Change is difficult. We are creatures of habit. Most of what we do is automatic and nonconscious. What we did yesterday is what we are likely to do today. The problem with most efforts at change is that conscious effort can’t be sustained over the long haul. Will and discipline are far more limited resources than most of us realize. If you have to think about something each time you do it, the likelihood is that you won’t keep doing it for very long. The status quo has a magnetic pull on us.


Look at any part of your life in which you are consistently effective and you will find that certain habits help make that possible. If you eat in a healthy way, it is probably because you have built routines around the food you buy and what you are willing to order at restaurants. If you are fit, it is probably because you have regular days and times for working out. If you are successful in a sales job, you probably have a ritual of mental preparation for calls and ways that you talk to yourself to stay positive in the face of rejection. If you manage others effectively, you likely have a style of giving feedback that leaves people feeling challenged rather than threatened. If you are closely connected to your spouse and your children, you probably have rituals around spending time with them. If you sustain high positive energy despite an extremely demanding job, you almost certainly have predictable ways of insuring that you get intermittent recovery. Creating positive rituals is the most powerful means we have found to effectively manage energy in the service of full engagement.

The Power of Full Engagement: Managing Energy, Not Time, is the Key to High Performance and Personal Renewal is worth your time and energy.

A Brief History of the To-Do List

The to-do list is something I talked about in my webinar on productivity, specifically, I argued that to-do lists were evil from a productivity perspective. This is something New York Times science writer John Tierney and psychologist Roy F. Baumeister expand upon in “A brief history of the to-do list,” the third chapter of their book Willpower: Rediscovering the Greatest Human Strength.

Our failure rate keeps climbing as the lists keep getting longer. At any one time, a person typically has at least 150 different tasks to be done, and fresh items never stop appearing on our screens. How do we decide what goes on the list and what to do next?

“The first step in self-control is to set a clear goal.”

The technical term researchers use for self-control is self-regulation, and the “regulation” part highlights the importance of a goal. Regulating means changing, but only a particular kind of intentional, meaningful changing. To regulate is to guide toward a specific goal or standard: the speed limit for cars on a highway, the maximum height for an office building. Self-control without goals and other standards would be nothing more than aimless change, like trying to diet without any idea of which foods are fattening.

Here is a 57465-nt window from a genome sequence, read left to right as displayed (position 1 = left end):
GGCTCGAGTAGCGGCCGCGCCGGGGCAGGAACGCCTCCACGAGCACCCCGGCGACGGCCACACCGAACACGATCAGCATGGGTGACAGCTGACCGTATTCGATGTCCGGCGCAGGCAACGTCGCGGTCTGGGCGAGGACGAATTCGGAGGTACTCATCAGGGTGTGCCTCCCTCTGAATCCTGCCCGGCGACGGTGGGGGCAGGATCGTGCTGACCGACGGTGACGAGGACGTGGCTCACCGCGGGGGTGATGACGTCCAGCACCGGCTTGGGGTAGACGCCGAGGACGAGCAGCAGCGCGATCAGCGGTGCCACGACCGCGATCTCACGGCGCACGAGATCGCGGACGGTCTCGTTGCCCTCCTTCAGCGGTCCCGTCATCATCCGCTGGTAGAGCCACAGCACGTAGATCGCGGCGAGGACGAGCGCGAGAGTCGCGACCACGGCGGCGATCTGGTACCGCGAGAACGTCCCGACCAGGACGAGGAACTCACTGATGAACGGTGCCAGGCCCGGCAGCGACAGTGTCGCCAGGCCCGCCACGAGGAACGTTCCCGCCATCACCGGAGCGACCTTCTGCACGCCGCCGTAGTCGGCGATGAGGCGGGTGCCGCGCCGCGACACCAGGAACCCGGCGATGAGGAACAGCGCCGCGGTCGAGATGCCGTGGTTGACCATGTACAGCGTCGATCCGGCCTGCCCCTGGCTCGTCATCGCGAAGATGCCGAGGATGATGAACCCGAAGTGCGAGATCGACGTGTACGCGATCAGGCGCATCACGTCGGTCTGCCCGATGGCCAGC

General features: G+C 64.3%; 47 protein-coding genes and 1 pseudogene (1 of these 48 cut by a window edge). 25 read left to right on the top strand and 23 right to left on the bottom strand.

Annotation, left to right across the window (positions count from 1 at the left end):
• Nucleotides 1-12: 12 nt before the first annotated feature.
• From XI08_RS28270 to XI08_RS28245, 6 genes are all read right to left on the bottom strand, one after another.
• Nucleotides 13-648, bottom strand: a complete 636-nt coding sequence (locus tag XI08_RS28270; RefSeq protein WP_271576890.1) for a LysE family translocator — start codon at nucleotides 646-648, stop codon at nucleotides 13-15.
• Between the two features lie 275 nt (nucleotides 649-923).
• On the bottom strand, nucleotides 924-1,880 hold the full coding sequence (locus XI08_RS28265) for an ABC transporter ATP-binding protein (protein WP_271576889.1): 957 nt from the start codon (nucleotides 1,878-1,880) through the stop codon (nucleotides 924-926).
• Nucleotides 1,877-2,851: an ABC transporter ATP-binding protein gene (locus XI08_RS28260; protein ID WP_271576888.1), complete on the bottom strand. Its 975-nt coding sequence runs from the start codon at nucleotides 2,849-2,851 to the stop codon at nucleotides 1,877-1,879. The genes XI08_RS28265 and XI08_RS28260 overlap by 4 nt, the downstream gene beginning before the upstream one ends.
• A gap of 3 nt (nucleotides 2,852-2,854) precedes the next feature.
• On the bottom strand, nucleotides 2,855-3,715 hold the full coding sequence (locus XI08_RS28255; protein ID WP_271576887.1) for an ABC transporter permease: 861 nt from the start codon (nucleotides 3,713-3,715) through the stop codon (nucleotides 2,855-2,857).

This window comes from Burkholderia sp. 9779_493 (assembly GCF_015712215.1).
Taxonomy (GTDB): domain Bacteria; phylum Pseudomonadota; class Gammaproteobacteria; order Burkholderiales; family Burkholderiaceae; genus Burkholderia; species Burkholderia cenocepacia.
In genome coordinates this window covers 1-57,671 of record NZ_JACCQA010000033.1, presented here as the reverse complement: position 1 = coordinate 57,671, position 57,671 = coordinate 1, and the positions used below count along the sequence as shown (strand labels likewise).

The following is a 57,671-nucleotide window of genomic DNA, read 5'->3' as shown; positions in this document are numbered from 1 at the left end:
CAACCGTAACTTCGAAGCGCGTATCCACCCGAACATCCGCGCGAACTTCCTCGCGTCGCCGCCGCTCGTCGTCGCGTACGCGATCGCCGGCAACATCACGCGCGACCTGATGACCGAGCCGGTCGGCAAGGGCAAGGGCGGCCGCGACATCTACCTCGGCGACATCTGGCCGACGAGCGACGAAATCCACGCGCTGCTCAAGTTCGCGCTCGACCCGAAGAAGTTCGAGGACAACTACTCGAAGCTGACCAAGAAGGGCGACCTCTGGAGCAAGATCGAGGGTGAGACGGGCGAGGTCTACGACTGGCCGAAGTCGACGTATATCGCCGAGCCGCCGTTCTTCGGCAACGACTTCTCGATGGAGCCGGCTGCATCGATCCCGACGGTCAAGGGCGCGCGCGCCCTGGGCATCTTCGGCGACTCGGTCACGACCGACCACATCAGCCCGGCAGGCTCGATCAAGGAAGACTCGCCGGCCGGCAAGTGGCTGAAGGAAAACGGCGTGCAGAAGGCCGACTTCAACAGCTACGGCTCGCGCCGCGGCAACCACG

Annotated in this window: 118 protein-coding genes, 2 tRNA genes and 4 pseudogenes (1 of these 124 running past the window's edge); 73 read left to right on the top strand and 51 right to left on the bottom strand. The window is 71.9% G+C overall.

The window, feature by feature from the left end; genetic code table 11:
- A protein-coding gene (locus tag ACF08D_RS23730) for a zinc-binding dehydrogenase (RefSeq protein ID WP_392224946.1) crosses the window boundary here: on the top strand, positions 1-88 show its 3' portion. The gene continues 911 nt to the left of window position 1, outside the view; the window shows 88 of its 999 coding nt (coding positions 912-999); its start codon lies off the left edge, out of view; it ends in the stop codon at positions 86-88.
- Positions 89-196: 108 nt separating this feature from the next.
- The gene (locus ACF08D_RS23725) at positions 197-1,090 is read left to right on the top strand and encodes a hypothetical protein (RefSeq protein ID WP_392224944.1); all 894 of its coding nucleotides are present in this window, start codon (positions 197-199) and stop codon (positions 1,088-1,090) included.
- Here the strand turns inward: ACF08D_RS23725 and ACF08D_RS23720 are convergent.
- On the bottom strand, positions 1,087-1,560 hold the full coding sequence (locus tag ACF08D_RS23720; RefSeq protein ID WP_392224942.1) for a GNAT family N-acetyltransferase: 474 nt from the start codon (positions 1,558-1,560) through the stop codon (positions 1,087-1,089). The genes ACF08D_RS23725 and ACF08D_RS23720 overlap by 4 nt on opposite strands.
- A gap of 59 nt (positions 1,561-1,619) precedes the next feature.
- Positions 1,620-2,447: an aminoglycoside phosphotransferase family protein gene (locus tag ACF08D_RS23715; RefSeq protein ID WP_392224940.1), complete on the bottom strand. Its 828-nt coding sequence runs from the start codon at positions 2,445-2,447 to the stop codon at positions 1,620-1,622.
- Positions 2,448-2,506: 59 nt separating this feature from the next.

The problem isn't a lack of goals, however, it's too many of them.

We make daily to-do lists that couldn’t be accomplished even if there were no interruptions during the day, which there always are. By the time the weekend arrives, there are more unfinished tasks than ever, but we keep deferring them and expecting to get through them with miraculous speed. That’s why, as productivity experts have found, an executive’s daily to-do list for Monday often contains more work than could be done the entire week.

Even the great Ben Franklin fell victim to having too many goals.

Franklin tried a divide-and-conquer approach. He drew up a list of virtues and wrote a brief goal for each one, like this one for Order: ‘Let all your things have their places; let each part of your business have its time.’ There were a dozen more virtues on his list— Temperance, Silence, Resolution, Frugality, Industry, Sincerity, Justice, Moderation, Cleanliness, Tranquility, Chastity, and Humility— but he recognized his limits. “I judg’d it would be well not to distract my attention by attempting the whole at once,” Franklin explained, “but to fix it on one of them at a time.” The result was what he called a “course,” and what today would be marketed as 13 Weeks to Total Virtue.

But the virtues were often in conflict with one another.

When, as a young journeyman printer, he tried to practice Order by drawing up a rigid daily work schedule, he kept getting interrupted by unexpected demands from his clients— and Industry required him to ignore the schedule and meet with them. If he practiced Frugality (“ Waste nothing”) by always mending his own clothes and preparing all his own meals, there’d be less time available for Industry at his job— or for side projects like flying a kite in a thunderstorm or editing the Declaration of Independence. If he promised to spend an evening with his friends but then fell behind his schedule for work, he’d have to make a choice that would violate his virtue of Resolution: “Perform without fail what you resolve.”

“The result of conflicting goals is unhappiness instead of action,” Tierney and Baumeister write, arguing the byproduct of this is that you worry more, get less done, and your physical health suffers.

The takeaway? Skip the to-do list and schedule your time. If you must have a to-do list, keep it short.